Higher level languages

“Yeah, so AFDKO feature language is low level. So what?” For one thing, you can’t actually use some of the instructions from the OpenType CPU because they’re not included in the AFKDO syntax. (You can’t do a ChainContextSubstFormat2, for instance.) Low-level languages are associated with raw CPU power, but that’s generally because you can get access to the full instruction set. So despite being low level, it’s not actually powerful. That removes one of the arguments for using a low level language.

But the real reason we use high-level programming languages instead of low-level ones is because they can reason about the code. This means that we don’t have to allocate our own registers, for example, because the compiler can work out the best way to do that. We don’t have to deal with the fiddly stuff. We can write our programs in terms of what we want to see happen, rather than care about how precisely to achieve it on a particular CPU.

What does this mean in the font context? The AFDKO feature language compiler (and equivalents such as fonttool’s feaLib) don’t really care what’s in your font - from the perspective of the feature compiler and the shaper, the feature code is just a list of glyph IDs which can be substituted for other IDs and have positioning information added to them. They glyphs in your font are just numbers, for all they care.

If we had a higher level language which could reason about the font, though, we could do some really interesting stuff. Let’s take the example of kerning rules. What if, instead of having to specify directly how many units to move two glyphs apart or together, we could write what we want to achieve in a higher level syntax, like so:

Create a kern for the sequence <high initial glyph> <space> <low final glyph> which brings the ink of the main paths a distance of at least 50 units at their closest point.

Smart Kern

A smart feature compiler will then look at the font, work out the appropriate combinations of glyphs, look at their shapes, and generate the appropriate PairPosFormat1 or PairPosFormat2 “instructions” to achieve the goal. Now we’re specifying intent, not effect - what we want, not how to do it.

Modern compiler architecture

“So, that’s what you’ve done, right? Made a high-level font engineering language?”

Well, yes and no. Modern compilers don’t just take in one language and output instructions for one CPU. Rather, they come in three parts: a front-end (which understands a language), a back-end (which knows how to generate machine code for a particular CPU), and a… middle-end.

compiler architecture

This separation allows the compiler to support multiple languages on the front-end and multiple CPUs on the back-end. The idea is that the front-end parses the incoming program into a generic intermediate language - a way of representing any program that isn’t dependent on the structures of any particular programming language nor any particular CPU’s instruction set. Instead, it represents the program in terms of an idealised set of operations. The middle-end then performs common optimizations on this intermediate representation of the program, and the back-end spits out the machine code for the CPU you’re planning to use.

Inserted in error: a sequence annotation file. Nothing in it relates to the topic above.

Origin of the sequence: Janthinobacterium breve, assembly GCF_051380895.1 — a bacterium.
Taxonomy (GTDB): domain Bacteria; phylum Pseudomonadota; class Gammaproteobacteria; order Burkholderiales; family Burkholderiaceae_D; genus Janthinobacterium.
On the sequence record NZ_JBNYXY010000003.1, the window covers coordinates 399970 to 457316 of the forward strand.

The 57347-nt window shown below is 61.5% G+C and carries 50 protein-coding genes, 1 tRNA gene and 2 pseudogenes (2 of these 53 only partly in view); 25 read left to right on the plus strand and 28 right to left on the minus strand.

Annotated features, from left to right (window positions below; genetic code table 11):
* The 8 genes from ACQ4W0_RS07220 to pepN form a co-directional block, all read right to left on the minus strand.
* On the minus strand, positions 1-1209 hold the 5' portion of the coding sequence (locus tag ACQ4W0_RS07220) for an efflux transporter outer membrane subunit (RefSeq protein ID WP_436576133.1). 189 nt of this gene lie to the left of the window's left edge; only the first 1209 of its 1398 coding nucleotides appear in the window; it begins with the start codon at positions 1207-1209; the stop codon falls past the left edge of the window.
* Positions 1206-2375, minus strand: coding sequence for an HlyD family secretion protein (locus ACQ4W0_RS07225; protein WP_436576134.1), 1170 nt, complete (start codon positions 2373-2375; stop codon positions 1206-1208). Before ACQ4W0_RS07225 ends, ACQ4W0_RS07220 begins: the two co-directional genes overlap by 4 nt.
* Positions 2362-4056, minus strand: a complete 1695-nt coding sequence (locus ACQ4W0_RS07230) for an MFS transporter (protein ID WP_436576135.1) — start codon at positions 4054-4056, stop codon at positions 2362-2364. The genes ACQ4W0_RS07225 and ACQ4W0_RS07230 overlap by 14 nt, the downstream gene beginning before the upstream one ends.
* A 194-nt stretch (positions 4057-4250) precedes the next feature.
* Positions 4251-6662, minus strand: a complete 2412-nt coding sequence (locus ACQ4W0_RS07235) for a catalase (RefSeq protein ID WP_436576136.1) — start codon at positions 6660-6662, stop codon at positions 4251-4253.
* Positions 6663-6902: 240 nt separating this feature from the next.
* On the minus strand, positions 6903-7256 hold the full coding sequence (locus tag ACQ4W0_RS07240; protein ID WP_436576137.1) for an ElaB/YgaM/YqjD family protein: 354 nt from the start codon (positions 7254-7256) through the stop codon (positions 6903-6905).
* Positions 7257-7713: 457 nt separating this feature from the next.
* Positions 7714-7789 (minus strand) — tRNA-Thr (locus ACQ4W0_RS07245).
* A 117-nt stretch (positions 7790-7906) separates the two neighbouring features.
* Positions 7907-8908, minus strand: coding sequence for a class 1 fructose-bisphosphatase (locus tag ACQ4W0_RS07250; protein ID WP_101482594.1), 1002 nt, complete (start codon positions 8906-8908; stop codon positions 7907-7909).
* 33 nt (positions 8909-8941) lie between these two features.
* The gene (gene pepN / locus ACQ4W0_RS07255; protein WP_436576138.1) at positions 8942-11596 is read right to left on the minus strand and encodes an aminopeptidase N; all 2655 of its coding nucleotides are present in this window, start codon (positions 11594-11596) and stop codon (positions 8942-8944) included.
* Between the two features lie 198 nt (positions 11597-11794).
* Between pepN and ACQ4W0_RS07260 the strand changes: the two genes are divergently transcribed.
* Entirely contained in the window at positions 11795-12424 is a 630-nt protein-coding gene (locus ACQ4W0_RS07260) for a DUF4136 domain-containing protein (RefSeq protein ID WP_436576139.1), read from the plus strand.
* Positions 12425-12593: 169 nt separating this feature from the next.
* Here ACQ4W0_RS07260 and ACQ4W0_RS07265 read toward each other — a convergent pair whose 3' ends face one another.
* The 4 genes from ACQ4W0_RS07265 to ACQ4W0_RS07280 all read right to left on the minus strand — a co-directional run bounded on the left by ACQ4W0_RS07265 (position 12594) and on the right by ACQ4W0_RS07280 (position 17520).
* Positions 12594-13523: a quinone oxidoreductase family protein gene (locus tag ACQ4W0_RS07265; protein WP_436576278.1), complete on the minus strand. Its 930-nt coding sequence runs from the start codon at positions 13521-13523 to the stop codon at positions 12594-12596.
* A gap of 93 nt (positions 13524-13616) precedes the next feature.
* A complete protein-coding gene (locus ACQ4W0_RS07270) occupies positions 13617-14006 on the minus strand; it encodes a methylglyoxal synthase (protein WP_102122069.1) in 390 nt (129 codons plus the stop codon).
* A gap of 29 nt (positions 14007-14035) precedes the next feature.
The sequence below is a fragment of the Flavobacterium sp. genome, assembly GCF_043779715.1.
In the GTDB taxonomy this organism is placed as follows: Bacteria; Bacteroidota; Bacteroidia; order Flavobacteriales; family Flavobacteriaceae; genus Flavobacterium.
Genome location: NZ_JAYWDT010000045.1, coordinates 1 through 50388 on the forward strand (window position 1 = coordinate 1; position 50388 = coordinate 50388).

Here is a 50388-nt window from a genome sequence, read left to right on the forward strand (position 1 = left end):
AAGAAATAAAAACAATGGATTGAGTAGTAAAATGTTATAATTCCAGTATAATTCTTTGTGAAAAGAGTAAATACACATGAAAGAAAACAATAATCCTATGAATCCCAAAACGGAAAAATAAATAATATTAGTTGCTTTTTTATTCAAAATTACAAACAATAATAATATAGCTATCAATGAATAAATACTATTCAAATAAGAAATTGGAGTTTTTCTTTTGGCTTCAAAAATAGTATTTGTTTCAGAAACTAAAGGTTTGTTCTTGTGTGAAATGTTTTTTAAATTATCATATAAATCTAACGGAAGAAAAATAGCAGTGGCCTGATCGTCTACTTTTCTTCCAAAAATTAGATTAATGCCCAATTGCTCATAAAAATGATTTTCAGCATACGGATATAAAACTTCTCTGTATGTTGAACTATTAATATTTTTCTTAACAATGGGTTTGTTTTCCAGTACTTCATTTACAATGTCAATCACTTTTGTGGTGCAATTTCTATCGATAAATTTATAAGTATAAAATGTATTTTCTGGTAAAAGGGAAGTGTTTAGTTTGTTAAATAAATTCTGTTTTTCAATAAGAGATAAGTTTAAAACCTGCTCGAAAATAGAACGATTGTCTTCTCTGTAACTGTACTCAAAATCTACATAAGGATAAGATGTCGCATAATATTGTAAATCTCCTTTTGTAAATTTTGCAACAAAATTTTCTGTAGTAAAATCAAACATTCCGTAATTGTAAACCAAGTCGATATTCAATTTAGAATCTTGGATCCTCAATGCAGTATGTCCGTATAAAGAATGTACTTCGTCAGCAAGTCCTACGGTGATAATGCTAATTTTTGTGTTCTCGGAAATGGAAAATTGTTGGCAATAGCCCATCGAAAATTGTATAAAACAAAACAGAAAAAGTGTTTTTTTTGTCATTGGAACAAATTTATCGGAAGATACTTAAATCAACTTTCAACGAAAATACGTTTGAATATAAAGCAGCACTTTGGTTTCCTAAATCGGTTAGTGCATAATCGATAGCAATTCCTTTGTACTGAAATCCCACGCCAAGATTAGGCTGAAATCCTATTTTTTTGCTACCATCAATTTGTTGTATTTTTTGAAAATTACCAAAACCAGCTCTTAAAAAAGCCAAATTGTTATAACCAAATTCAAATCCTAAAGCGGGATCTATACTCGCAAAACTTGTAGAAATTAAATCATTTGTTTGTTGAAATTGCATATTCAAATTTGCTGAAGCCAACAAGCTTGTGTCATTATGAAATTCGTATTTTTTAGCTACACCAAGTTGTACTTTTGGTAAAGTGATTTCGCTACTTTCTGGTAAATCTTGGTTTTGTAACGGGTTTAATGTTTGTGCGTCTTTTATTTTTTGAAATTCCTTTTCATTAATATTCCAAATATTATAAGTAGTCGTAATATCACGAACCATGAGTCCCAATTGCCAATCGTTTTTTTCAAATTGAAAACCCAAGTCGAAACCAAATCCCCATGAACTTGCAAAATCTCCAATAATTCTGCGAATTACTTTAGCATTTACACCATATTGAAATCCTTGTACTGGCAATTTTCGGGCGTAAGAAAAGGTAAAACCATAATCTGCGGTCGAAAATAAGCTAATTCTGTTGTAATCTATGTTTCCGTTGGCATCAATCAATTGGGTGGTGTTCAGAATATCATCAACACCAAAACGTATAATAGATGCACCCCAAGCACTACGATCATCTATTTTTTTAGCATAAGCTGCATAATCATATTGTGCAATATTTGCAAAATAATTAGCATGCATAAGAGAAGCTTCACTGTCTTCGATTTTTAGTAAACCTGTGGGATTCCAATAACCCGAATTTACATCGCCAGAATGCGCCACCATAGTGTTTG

What I’m trying to do with the fontFeatures library is to first create an intermediate language for representing font layout operations, and then write front- and back-ends for the feature compiler.

So although the “OpenType CPU” has 28 instructions, the fontFeatures IR has four:

Instruction Arguments Meaning
Substitute [precontext], [input], [postcontext], [replacement] Substitute the input sequence for the replacement sequence in the given context
Position [precontext], [input], [postcontext], [positions] Apply positioning information to the input sequence in the given context
Attach [glyphs1], [anchors1], [glyphs2], [anchors2] Ensure that the position of anchors1 on glyphs1 overlaps with the position of anchors2 on glyphs2
Chain precontext, input, postcontext, routinelist Call the given routines on each input glyph in the given context

These are the four fundamental operations of shaping, even though they can be represented in a font in different ways. It’s the compiler’s job to work out the appropriate representation. Programs made up of collections of these operations are stored in routines; features are collections of routines. (They’re “routines” to remind you that they’re emphatically not lookups - they don’t have some of the restrictions that lookups do, like having to contain rules all of the same type.)

Frontends and the FEE Language

I’m writing a number of front-ends - components which parse the input - for fontFeatures. The first is a bit of an odd one; it’s an OTF/TTF front-end, using fontTools to pull the lookups back out of a binary font and into the intermediate representation. You’ll see why this is useful a bit later on.

Another front-end that I’m in the process of writing is a parser for the FEE language, a new font features language I basically just made up. The idea behind this language is that it’s a fairly simple and, by default, restricted language which just gives you access to the “Substitute”, “Position”, “Anchor” and “Chain” operations. Doesn’t sound very high-level, right? But it is also extensible by plugins, written in Python, which add new commands to the language, and which do talk to the font file to help compile those commands into the intermediate representation.